Malawi’s president promises press freedom but critics cite arrests and intimidation
Malawi’s President Lazarus Chakwera pledged to protect press freedom in comments to journalists invited, for the first time, to the supreme leader’s home for World Press Freedom Day.
At the event, broadcast on Malawi’s state television, Chakwera said if her administration felt unjustly vilified by the media, she would simply file a complaint with regulators or the courts.
“But we must never seek to harm those who offend us in this way or try to deprive them of their liberty through unlawful searches, seizures, arrests or invasive acts such as hacking, harassment and cyberbullying,” Chakwera said. “These things don’t matter. place in a free society and this is a free country.
Invited press freedom campaigners welcomed Chakwera’s words, but said more action was needed to prevent journalists from being mistreated.
Teresa Ndanga is President of the Media Institute of Southern Africa in Malawi.
She told the president that politicians and police in Malawi have harassed, arrested and attacked journalists without consequence.
“We have tried to enlighten the public, to approach successive Inspectors General of Police, Secretaries General of political parties on the importance of safeguarding freedom of the media but it is sad to say sir that no one has been prosecuted and there is a spirit of impunity that continues to grow,” Ndanga said. “Your Excellency, we need arrests, we need prosecutions and people need to know that attacking a journalist is a crime .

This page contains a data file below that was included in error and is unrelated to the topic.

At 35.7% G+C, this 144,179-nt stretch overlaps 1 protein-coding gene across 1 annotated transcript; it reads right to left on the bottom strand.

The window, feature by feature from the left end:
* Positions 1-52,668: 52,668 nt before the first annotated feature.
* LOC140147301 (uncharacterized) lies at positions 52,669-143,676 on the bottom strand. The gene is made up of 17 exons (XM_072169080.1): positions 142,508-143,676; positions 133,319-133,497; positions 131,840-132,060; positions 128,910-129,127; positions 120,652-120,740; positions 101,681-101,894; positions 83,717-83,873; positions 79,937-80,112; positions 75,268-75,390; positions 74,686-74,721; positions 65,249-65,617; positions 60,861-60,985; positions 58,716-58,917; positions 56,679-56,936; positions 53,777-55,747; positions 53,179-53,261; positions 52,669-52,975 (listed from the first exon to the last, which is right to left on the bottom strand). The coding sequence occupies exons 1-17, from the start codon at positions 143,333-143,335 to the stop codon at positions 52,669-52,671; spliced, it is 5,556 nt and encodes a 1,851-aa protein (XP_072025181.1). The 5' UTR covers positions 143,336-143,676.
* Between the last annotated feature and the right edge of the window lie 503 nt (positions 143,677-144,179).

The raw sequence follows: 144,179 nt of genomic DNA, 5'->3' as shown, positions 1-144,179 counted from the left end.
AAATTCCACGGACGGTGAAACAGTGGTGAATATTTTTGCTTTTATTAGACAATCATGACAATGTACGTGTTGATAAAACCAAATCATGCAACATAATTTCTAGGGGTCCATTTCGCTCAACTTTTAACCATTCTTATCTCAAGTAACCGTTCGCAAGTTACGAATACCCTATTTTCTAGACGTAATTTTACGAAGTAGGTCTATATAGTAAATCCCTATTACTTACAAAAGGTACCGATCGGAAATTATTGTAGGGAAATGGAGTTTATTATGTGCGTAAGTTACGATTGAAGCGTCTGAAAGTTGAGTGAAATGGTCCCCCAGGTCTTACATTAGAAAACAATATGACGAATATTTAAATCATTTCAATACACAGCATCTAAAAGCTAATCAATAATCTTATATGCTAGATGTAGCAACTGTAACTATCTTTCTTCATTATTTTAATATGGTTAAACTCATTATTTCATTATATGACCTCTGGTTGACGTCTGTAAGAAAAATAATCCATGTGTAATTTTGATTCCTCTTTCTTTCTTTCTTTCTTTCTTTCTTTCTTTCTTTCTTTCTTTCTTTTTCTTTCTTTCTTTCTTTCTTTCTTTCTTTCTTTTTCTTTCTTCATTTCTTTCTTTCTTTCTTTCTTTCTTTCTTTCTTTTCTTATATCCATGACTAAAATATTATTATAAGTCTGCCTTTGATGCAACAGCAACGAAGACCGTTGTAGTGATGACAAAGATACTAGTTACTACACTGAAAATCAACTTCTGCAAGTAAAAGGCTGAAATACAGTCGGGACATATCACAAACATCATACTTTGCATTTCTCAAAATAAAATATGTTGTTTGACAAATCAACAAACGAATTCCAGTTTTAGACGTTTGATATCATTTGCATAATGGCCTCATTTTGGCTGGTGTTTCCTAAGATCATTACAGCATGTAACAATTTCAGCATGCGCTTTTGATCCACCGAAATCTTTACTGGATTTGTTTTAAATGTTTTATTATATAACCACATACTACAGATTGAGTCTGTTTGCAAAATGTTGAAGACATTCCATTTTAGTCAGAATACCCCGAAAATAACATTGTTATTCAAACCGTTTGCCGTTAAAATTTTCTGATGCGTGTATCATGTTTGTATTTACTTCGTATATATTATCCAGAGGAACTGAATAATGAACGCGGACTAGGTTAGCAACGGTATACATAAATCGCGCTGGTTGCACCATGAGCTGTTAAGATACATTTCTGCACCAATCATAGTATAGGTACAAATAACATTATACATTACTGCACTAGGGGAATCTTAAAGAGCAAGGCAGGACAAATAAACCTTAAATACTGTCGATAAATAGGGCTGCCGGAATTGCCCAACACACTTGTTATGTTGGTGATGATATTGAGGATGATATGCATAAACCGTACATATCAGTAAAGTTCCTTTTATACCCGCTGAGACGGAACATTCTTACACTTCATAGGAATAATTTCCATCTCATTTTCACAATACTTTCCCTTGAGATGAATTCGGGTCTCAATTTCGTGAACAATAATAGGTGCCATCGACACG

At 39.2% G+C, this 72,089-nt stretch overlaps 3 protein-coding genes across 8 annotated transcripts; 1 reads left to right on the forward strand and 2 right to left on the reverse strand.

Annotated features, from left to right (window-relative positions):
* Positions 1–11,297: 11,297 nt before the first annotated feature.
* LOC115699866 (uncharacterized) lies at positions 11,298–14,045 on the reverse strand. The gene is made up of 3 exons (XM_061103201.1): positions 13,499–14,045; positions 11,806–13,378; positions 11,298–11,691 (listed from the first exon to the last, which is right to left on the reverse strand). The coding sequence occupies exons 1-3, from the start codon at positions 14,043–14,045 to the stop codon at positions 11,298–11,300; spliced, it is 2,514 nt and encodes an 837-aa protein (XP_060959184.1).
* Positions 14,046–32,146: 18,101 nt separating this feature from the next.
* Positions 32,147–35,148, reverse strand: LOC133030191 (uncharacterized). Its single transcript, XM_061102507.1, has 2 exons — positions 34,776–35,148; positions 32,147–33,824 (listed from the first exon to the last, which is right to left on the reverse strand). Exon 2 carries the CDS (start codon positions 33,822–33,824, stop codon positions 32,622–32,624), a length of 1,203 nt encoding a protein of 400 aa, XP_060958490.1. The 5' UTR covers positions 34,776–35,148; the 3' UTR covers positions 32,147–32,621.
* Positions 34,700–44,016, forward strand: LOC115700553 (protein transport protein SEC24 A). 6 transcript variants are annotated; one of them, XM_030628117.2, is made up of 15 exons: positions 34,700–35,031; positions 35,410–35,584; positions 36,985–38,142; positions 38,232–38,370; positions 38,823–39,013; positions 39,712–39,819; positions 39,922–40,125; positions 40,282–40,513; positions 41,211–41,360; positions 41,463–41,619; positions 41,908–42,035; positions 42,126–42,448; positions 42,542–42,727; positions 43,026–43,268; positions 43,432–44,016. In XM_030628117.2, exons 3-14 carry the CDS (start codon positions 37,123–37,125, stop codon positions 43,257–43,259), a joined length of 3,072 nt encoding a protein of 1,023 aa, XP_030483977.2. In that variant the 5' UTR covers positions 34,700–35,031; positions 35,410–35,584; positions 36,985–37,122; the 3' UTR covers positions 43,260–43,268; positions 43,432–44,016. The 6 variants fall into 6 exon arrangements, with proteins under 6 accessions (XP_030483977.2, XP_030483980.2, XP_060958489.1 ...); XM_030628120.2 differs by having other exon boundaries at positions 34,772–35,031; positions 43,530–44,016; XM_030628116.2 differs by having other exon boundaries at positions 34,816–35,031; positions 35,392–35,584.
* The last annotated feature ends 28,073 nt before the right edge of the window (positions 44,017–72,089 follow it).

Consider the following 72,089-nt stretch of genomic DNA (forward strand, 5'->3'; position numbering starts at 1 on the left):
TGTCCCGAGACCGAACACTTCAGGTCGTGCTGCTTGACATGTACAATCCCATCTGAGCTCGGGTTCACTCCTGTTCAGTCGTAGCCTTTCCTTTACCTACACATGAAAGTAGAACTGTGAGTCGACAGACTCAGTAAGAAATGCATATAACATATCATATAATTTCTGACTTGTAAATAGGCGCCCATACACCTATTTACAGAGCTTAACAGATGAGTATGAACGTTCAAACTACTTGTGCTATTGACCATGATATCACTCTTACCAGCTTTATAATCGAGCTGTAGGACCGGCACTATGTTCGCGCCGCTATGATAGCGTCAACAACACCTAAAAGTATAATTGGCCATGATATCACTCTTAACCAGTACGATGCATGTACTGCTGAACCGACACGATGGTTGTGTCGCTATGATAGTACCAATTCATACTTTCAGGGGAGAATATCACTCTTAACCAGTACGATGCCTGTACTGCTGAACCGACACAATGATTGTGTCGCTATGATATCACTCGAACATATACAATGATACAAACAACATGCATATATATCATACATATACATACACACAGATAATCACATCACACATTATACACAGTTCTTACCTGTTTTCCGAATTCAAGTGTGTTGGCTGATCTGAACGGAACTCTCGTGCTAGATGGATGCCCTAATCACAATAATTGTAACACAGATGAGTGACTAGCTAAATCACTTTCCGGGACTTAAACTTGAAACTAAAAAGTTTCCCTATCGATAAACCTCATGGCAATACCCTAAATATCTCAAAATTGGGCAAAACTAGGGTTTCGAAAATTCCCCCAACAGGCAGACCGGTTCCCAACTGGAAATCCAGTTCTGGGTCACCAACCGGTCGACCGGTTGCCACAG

In April, Malawian police arrested investigative journalist Gregory Gondwe, who said they seized his computer and smartphone and tried to pressure him into revealing sources in a government corruption case.
Gondwe’s detention came just after Malawi’s Attorney General Chakaka Nyirenda said he would take action against those who leaked a document used in his story.
Gondwe’s investigative journalism platform website was then hacked, raising suspicions of possible police involvement.
Social media posts have also come under scrutiny. Malawi police arrested a nurse on Saturday for insulting Chakwera during a WhatsApp discussion on governance.
The nurse has been charged with cyber-harassment and faces up to five years in prison if convicted.
The nurse’s arrest comes a week after police in the capital, Lilongwe, arrested a 51-year-old man for allegedly insulting the Minister of Labor in his WhatsApp group message.
Press freedom campaigner Ndanga said the government should repeal laws that infringe on media freedom and are used to punish government critics.
Chakwera said his administration is working to reform these laws.
“Having worked as a legislator myself, I know the process of changing our laws can be laborious and tedious, but I am determined to see it happen,” Chakwera said.
Malawi’s Information Minister Gospel Kazako also urged journalists to be responsible and uphold professional standards if they are to continue enjoying press freedom in the country.